Tim Scott, the Former G.O.P. Presidential Contender, Will Back Donald Trump


Senator Tim Scott of South Carolina will endorse Donald J. Trump on Friday evening at a rally in New Hampshire, according to two people briefed on the matter.

Mr. Scott was traveling to Florida on Friday so that he could fly with Mr. Trump to New Hampshire for the rally, the two people said. His endorsement of Mr. Trump is likely to spur additional discussion of Mr. Scott as a potential running mate for the former president. He is the highest-ranking elected Black Republican in the nation.

Mr. Scott arrived at his decision only recently. After ending his own campaign for president on Nov. 12, he had said he would not endorse “anytime soon.” But he came to the conclusion that Mr. Trump was the best candidate to defeat President Biden, according to one person familiar with his thinking.

A spokesman for Mr. Scott declined to comment. A spokesman for the former president did not immediately respond to a request for comment.

During the race, Mr. Trump avoided criticizing Mr. Scott, a sign that he held warmer feelings for the senator, whom he worked alongside while president. In 2020, Mr. Trump had given Mr. Scott one of the most coveted speaking roles in politics, making him a keynote speaker at the Republican National Convention.

Mr. Scott also was fairly gentle about Mr. Trump, mildly criticizing him for saying he wanted to forge a compromise with Democrats on abortion but generally steering clear of sharp attacks.

Mr. Trump has pursued Mr. Scott’s endorsement since the senator exited the race last year. His endorsement not only lifts Mr. Trump in New Hampshire, which hosts its primary on Tuesday, but also in South Carolina, the home state of one of Mr. Trump’s top remaining Republican rivals, Nikki Haley. The Trump team is hoping to force from the race both Ms. Haley and Gov. Ron DeSantis of Florida with a decisive win in South Carolina’s primary on Feb. 24, avoiding an expensive fight for delegates that would otherwise extend through March after Super Tuesday.

Mr. Trump has made collecting prominent endorsements a key part of his attempts to project inevitability now that the nomination fight has begun, and for months he has worked behind the scenes to lobby for formal backing. Mr. Scott’s support comes on the heels of two endorsements from Mr. Trump’s former rivals from 2016: Senator Ted Cruz of Texas backed Mr. Trump after he won the Iowa caucuses on Monday and Senator Marco Rubio of Florida said he supported Mr. Trump the day before Iowa voted.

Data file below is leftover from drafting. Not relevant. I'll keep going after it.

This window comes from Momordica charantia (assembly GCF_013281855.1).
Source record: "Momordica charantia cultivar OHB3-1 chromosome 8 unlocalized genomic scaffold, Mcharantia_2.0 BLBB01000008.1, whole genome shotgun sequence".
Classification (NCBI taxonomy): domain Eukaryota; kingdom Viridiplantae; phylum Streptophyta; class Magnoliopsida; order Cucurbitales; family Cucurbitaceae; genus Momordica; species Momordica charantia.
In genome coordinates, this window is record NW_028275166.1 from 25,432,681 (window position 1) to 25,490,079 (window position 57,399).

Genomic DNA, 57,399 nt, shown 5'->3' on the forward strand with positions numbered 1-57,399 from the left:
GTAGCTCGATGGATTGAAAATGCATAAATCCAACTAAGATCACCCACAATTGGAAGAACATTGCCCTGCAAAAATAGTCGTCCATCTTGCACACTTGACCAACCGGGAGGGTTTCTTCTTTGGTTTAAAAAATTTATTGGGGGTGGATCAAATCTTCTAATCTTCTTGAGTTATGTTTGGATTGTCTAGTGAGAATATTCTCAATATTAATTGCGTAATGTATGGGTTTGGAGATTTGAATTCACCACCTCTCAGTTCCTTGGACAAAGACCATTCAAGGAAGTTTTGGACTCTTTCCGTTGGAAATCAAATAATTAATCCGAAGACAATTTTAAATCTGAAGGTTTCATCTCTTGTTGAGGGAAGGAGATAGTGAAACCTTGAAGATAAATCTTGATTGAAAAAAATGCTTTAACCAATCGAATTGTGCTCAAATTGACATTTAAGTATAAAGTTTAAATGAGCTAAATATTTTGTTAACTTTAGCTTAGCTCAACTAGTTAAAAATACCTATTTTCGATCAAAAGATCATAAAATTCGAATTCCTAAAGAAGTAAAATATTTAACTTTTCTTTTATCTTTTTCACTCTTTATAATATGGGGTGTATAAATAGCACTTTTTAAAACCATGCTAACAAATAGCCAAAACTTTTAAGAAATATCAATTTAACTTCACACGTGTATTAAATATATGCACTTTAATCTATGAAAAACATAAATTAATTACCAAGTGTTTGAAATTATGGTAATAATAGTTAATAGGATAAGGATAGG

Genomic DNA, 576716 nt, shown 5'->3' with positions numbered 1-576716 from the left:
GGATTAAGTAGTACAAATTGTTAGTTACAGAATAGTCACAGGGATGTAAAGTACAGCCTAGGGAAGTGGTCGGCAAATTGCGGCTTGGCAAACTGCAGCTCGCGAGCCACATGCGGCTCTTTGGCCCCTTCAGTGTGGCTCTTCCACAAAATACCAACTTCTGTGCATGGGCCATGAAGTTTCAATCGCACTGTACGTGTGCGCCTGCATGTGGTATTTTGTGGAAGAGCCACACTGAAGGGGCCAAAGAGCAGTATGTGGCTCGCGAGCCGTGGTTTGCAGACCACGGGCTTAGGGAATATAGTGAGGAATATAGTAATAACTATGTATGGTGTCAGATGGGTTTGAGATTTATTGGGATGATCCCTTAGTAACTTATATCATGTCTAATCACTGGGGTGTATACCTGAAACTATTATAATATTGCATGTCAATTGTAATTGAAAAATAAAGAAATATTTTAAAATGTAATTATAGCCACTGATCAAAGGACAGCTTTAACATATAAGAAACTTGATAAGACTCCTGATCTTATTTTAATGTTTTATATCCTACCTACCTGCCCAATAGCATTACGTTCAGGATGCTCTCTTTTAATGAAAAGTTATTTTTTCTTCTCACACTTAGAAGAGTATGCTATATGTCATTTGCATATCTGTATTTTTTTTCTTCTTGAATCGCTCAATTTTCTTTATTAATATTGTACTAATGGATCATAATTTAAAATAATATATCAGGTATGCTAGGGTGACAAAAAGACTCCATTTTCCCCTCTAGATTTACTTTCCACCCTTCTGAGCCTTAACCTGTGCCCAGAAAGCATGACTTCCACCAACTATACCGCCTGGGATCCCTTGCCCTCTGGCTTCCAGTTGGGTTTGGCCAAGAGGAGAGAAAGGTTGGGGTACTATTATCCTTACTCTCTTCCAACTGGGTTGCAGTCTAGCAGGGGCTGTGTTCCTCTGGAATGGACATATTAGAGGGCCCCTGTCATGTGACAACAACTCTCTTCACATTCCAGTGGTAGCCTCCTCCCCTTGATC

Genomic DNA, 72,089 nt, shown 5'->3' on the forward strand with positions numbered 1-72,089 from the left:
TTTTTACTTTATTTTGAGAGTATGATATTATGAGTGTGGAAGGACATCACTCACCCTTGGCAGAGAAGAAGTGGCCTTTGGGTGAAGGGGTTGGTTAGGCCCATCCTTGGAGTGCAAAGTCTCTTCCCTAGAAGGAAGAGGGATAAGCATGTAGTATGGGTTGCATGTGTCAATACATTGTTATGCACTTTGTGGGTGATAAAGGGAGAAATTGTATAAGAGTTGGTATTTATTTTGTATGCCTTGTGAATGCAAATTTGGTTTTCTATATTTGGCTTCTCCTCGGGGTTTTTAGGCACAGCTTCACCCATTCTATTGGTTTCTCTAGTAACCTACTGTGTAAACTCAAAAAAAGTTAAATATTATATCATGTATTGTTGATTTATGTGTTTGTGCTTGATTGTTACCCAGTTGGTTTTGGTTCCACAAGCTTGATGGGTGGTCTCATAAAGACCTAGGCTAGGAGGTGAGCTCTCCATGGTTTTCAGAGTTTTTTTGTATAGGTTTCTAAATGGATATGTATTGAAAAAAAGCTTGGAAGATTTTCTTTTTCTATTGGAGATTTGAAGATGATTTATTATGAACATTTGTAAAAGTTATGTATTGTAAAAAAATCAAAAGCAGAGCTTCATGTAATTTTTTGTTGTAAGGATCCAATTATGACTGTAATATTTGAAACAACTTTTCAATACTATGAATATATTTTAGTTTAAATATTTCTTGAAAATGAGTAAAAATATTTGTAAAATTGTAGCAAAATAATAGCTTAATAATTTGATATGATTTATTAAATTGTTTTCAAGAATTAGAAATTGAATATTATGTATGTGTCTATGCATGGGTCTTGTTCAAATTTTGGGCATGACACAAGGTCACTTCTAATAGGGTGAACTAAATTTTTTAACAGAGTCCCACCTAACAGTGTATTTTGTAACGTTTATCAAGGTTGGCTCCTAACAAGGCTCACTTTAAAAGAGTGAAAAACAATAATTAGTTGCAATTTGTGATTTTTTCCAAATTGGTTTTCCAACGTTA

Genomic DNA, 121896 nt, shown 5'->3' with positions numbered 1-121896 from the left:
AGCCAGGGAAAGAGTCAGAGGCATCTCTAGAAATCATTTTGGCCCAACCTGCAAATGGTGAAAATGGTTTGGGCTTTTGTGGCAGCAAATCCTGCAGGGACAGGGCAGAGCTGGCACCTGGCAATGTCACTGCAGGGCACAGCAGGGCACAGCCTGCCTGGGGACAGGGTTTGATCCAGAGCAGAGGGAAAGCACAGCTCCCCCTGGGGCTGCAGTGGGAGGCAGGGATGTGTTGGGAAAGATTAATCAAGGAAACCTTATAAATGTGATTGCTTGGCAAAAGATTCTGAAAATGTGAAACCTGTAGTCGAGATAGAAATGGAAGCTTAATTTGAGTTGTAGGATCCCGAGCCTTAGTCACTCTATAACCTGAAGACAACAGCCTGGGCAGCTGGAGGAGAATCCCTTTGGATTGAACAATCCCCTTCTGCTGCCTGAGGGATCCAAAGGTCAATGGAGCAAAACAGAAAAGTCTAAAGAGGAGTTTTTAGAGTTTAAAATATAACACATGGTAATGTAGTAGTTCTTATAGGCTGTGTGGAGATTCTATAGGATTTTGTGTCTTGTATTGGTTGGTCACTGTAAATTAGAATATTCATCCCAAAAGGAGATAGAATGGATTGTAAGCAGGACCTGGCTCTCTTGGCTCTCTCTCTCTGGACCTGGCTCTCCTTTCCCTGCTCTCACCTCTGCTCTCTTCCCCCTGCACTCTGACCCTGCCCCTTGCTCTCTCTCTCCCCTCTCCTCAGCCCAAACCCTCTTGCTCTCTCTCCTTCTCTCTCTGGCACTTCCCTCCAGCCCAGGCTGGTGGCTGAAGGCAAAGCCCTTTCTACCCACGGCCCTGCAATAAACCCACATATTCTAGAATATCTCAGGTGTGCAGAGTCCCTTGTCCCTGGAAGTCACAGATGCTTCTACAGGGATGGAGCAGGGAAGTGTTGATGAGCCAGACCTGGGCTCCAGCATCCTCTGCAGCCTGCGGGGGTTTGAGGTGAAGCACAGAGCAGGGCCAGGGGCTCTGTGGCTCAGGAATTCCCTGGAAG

The decision to back Mr. Trump could especially sting for Ms. Haley. As governor of South Carolina, she had appointed Mr. Scott to the Senate, announcing him as her choice more than a decade ago, in 2012.

Mr. Scott has fielded calls from all three of the remaining candidates in the race — Mr. Trump, Ms. Haley and Mr. DeSantis. Ms. Haley had called him this week and some mutual friends in South Carolina had also reached out to lobby on her behalf for his endorsement. Mr. Trump and South Carolina’s other senator, Lindsey Graham, a close ally of Mr. Trump, had lobbied him steadily. Mr. DeSantis also called Mr. Scott last year after Mr. Scott exited the race, according to the two people briefed on Mr. Scott’s endorsement decision.

The lobbying was a sign of how coveted Mr. Scott’s backing would be. While Mr. Scott struggled to gain traction in the primary, he remains overwhelmingly popular with Republican voters.

Surveys last fall from Public Opinion Strategies, a Republican firm that has worked with the DeSantis operation, showed Mr. Scott with a 78 percent favorability rating in South Carolina and a 67 percent favorability rating in New Hampshire.





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